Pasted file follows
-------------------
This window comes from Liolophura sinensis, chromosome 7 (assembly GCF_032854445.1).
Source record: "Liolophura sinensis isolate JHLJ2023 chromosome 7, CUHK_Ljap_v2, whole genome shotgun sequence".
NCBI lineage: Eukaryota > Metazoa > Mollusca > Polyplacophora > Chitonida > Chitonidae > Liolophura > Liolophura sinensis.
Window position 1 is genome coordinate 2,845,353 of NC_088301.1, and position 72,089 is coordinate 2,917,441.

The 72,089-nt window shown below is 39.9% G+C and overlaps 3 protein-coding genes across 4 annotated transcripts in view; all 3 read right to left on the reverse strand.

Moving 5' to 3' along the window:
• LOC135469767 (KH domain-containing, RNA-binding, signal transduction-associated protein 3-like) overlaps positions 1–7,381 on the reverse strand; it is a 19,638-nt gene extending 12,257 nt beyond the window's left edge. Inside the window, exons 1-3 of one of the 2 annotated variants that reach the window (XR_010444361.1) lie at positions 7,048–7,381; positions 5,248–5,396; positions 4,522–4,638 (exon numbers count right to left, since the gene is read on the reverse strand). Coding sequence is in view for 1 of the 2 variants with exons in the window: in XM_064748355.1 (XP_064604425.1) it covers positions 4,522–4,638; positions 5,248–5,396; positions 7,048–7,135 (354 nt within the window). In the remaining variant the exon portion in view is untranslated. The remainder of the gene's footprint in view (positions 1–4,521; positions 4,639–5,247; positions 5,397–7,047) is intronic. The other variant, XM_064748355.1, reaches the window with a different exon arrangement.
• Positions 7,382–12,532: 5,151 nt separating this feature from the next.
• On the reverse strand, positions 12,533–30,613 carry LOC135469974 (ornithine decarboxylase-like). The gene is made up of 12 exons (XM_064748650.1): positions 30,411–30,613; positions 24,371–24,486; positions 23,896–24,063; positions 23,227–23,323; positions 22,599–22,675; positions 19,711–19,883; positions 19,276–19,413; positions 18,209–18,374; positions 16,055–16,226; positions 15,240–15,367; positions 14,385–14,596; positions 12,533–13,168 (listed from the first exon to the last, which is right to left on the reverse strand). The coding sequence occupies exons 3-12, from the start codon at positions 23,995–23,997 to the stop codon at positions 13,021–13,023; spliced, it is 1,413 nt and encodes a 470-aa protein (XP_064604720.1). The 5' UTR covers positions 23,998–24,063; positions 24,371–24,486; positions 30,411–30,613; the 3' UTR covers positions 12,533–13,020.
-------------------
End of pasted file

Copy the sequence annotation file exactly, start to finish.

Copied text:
This window comes from Liolophura sinensis, chromosome 7 (assembly GCF_032854445.1).
Source record: "Liolophura sinensis isolate JHLJ2023 chromosome 7, CUHK_Ljap_v2, whole genome shotgun sequence".
NCBI lineage: Eukaryota > Metazoa > Mollusca > Polyplacophora > Chitonida > Chitonidae > Liolophura > Liolophura sinensis.
Window position 1 is genome coordinate 2,845,353 of NC_088301.1, and position 72,089 is coordinate 2,917,441.

The 72,089-nt window shown below is 39.9% G+C and overlaps 3 protein-coding genes across 4 annotated transcripts in view; all 3 read right to left on the reverse strand.

Moving 5' to 3' along the window:
• LOC135469767 (KH domain-containing, RNA-binding, signal transduction-associated protein 3-like) overlaps positions 1–7,381 on the reverse strand; it is a 19,638-nt gene extending 12,257 nt beyond the window's left edge. Inside the window, exons 1-3 of one of the 2 annotated variants that reach the window (XR_010444361.1) lie at positions 7,048–7,381; positions 5,248–5,396; positions 4,522–4,638 (exon numbers count right to left, since the gene is read on the reverse strand). Coding sequence is in view for 1 of the 2 variants with exons in the window: in XM_064748355.1 (XP_064604425.1) it covers positions 4,522–4,638; positions 5,248–5,396; positions 7,048–7,135 (354 nt within the window). In the remaining variant the exon portion in view is untranslated. The remainder of the gene's footprint in view (positions 1–4,521; positions 4,639–5,247; positions 5,397–7,047) is intronic. The other variant, XM_064748355.1, reaches the window with a different exon arrangement.
• Positions 7,382–12,532: 5,151 nt separating this feature from the next.
• On the reverse strand, positions 12,533–30,613 carry LOC135469974 (ornithine decarboxylase-like). The gene is made up of 12 exons (XM_064748650.1): positions 30,411–30,613; positions 24,371–24,486; positions 23,896–24,063; positions 23,227–23,323; positions 22,599–22,675; positions 19,711–19,883; positions 19,276–19,413; positions 18,209–18,374; positions 16,055–16,226; positions 15,240–15,367; positions 14,385–14,596; positions 12,533–13,168 (listed from the first exon to the last, which is right to left on the reverse strand). The coding sequence occupies exons 3-12, from the start codon at positions 23,995–23,997 to the stop codon at positions 13,021–13,023; spliced, it is 1,413 nt and encodes a 470-aa protein (XP_064604720.1). The 5' UTR covers positions 23,998–24,063; positions 24,371–24,486; positions 30,411–30,613; the 3' UTR covers positions 12,533–13,020.